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Comedian Patton Oswalt discusses philosophy, comedy, and how stand-up will always be his mainstay

A thoughtful slice 

Comedian Patton Oswalt discusses philosophy, comedy, and how stand-up will always be his mainstay

When Patton Oswalt headlined the initial First Niagara Rochester Fringe Festival in 2012, he was already a television star best known for his role on "The King of Queens," an actor in films like "Young Adult," and a voice actor, playing Remy in the animated film "Ratatouille."

Since then Oswalt, who returns to headline this year's Fringe with a Kodak Hall at Eastman Theatre show Friday, September 16, has made more movies, appeared on "Veep," "Portlandia," and "Modern Family," and won a Critics' Choice Television Award in 2013 for his guest appearance on "Parks and Recreation." He's also released his second book, "Silver Screen Fiend: Learning About Life from an Addiction to Film."

Despite his busy TV and film schedule, Oswalt continues to perform stand-up comedy around the country, and last month, he was nominated for an Emmy Award for Outstanding Writing for a Variety Special for his Netflix stand-up special, "Patton Oswalt: Talking for Clapping."

While his career has flourished, Oswalt's recent personal life has been painful. His wife of 10 years, true crime writer Michelle McNamara, died in her sleep this past April at the age of 46.

City recently caught up with Oswalt by phone and talked about a variety of subjects, from his early comedy influences to his current fascination with philosophy. The following is an edited transcript of that conversation.

City: In your book, "Silver Screen Fiend," you describe memorizing entire comedy albums as a teenager. Who is in your pantheon of great comics?

Patton Oswalt: George Carlin, especially the stuff off of "Class Clown" and "Occupation: Foole" because it's so well written, and it's written with the thought of words having impact in mind. So it's very easy to memorize.

Unfortunately, he's a horrible person, but my god, what a great comedian: Bill Cosby, especially the album "Revenge," because it's almost like music.

Weirdly enough, I didn't really ever memorize that much Richard Pryor because he's so himself, it's so another-person-talking that you end up more paraphrasing the amazing stuff he was saying rather than reciting it back. And of course your standards: Monty Python, Steve Martin, and stuff like that — people who really understood language and how it could be used for that maximum "BOOM!" effect.

Your descriptions of your rookie years doing stand-up are pretty brutal. How did you manage to stick with it?

I've never figured that out. I've never figured out why, of everything else I've ever tried, comedy, which could not have given me less encouragement and had more aggressive, negative, "don't come back" — I just kept coming back. I don't know what it was.

At this point, you've been successful in television and movies; why do you return to stand-up?

I never leave stand-up. That's the through-line; everything else is just these fun little side roads that I get to do along the way of doing stand-up. It's not like I go, "Well, I'm going to quit stand-up and just do movies," and say, "Ah, darn it, I've got to go back." I never stop doing stand-up; I never stop thinking in terms of jokes. I never stop thinking in terms of when am I going to get on stage, when's my next show.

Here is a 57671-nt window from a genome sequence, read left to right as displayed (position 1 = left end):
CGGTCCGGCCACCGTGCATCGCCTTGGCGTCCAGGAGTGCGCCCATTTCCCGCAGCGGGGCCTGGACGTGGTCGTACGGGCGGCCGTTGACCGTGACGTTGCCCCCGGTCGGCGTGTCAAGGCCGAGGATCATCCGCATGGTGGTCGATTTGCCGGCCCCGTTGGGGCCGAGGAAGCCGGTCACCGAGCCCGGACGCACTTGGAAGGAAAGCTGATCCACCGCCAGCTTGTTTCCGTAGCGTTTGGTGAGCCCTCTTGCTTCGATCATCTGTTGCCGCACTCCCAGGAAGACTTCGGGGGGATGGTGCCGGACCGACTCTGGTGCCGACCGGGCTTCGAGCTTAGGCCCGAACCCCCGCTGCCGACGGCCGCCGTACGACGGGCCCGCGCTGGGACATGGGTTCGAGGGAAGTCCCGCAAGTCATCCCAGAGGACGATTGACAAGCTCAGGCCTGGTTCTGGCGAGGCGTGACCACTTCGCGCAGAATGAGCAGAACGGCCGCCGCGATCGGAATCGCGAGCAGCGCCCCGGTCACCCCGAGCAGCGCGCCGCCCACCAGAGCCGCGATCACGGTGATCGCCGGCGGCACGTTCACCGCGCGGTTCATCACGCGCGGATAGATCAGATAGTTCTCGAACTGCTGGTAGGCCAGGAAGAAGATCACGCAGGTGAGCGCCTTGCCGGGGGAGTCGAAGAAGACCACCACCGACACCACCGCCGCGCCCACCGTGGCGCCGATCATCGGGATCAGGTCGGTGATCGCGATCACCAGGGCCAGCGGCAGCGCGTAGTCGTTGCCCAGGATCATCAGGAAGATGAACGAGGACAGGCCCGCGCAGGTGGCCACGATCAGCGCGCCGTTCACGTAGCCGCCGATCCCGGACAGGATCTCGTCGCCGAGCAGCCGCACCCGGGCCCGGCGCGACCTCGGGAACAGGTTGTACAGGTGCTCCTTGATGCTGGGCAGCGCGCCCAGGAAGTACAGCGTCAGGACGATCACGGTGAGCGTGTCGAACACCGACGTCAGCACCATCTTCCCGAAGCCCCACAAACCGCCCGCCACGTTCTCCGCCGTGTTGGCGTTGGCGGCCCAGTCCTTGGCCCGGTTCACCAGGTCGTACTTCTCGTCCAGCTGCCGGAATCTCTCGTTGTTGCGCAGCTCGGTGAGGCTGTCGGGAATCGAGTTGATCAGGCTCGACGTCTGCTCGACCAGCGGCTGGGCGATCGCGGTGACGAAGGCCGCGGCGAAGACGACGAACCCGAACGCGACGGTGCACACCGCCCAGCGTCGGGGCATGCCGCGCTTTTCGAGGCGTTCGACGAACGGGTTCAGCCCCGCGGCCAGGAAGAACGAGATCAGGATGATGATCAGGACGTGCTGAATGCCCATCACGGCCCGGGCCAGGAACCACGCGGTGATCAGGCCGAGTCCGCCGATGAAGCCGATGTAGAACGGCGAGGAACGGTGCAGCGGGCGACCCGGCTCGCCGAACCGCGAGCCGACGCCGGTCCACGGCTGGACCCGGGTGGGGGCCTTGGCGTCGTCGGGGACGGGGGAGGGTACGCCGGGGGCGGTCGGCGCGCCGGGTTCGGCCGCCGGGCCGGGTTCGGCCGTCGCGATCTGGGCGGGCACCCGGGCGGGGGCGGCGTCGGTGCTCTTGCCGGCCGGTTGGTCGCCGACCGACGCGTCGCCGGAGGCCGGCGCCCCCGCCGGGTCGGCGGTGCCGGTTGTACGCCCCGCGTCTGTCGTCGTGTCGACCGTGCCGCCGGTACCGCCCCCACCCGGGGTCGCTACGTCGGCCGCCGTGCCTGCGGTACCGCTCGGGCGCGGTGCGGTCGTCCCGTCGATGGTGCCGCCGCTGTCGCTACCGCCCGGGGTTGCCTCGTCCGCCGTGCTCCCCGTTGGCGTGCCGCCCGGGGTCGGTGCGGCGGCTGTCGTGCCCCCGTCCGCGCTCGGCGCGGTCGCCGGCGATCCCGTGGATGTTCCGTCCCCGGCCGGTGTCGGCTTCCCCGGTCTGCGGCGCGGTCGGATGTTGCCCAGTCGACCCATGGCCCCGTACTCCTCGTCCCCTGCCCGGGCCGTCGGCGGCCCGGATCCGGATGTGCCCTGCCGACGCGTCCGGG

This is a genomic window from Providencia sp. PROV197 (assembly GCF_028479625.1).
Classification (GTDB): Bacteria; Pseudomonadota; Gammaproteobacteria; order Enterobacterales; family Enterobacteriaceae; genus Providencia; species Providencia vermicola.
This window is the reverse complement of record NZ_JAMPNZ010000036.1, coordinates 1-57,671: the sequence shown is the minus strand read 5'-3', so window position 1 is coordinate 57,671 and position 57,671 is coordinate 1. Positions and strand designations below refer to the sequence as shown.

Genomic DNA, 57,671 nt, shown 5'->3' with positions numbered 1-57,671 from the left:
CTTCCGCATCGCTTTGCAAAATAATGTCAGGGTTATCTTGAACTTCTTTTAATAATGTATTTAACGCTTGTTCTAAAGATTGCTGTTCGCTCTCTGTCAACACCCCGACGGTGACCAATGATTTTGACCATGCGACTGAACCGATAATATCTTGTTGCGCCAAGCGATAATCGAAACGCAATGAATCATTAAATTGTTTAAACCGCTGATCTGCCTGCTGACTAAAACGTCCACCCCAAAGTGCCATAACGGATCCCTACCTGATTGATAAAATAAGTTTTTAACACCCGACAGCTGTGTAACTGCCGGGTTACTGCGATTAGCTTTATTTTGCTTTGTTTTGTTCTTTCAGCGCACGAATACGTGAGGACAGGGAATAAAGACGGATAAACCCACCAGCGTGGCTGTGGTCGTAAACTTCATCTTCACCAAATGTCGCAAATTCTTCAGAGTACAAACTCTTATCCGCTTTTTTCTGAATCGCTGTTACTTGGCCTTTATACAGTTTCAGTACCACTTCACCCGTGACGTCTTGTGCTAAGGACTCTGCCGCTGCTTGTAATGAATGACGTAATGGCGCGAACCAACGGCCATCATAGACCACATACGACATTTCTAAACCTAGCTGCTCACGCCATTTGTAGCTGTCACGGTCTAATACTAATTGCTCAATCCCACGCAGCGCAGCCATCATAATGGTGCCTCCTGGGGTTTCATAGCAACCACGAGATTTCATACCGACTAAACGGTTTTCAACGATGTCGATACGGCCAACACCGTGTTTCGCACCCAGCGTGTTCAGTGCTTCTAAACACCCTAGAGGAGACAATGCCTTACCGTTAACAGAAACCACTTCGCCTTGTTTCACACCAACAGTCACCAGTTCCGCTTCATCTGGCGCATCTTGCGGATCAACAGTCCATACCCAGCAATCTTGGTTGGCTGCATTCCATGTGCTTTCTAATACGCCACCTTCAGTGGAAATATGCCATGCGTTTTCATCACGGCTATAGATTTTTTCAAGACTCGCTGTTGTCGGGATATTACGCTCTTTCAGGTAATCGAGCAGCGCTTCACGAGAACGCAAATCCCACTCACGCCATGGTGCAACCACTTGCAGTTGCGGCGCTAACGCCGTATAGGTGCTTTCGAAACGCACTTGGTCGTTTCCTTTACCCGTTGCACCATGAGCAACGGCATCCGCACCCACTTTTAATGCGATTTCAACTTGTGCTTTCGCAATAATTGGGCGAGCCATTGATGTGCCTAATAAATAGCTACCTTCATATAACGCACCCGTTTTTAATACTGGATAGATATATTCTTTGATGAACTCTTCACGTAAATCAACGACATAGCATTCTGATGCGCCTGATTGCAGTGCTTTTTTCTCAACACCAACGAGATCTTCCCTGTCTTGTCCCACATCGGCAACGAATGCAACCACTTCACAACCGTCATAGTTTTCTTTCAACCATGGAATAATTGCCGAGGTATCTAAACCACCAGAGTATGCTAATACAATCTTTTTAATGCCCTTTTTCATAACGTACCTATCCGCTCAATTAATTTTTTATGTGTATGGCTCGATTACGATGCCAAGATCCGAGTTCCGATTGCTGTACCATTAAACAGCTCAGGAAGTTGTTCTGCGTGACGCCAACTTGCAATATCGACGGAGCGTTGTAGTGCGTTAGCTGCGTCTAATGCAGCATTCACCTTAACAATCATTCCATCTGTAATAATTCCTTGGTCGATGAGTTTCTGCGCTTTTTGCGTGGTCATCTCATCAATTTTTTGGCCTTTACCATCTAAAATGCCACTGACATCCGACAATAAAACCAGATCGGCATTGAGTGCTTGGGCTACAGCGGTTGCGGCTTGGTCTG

Most arts are secondary: you're playing a character in a show, or representing something in a sculpture or painting. Comedy seems like the one art form where there's little separation between the performer and the actual person. Is it that personal, or is that an illusion?

It depends on the comedian. Some comedians are very confessional and very personal, like me. Other comedians just do jokes, whatever makes them most comfortable in expressing themselves. I get personal, but I hope people understand that they're seeing a one-hour slice of a 24-hour-a-day life, and as honest as I try to be, that's not a full portrait of who I am.

You take comedy seriously and consider it an art form. But it's an art form often done in front of drunks. How do you feel about hecklers?

Whether or not people respect comedy or not — I've just stopped worrying about that. It's very hard to separate the crowd from the art and look at the actual art. I think it's as valid a storytelling art form as anything — literature or television — especially if it's done well.

You are incredibly funny, but mixed in with the jokes are real issues dealing with serious subjects, like the use of religion to accentuate differences between people. Are audiences offended when you talk about religion that way?

They don't get as offended as they used to. I always try to couch my stuff in the idea that even if I'm making a pronouncement about something, it comes from me questioning it rather than condemning it and telling people who are into it that they're idiots.

I'm not trying to speak from on high in a lecture-y way. It's more like hey, I have all these questions about this thing and none of these questions are being answered. It seems a little silly to me.

Also, I'm an atheist that's very happy that religion exists. I'm not one of those we've-got-to-wipe-out-all-religion people. I'm glad that other people told and made up stories to explain the world to them. I think that that's actually a beautiful thing, and I think that that's one of the best things that humans do that sets us apart from animals. We're able to tell stories.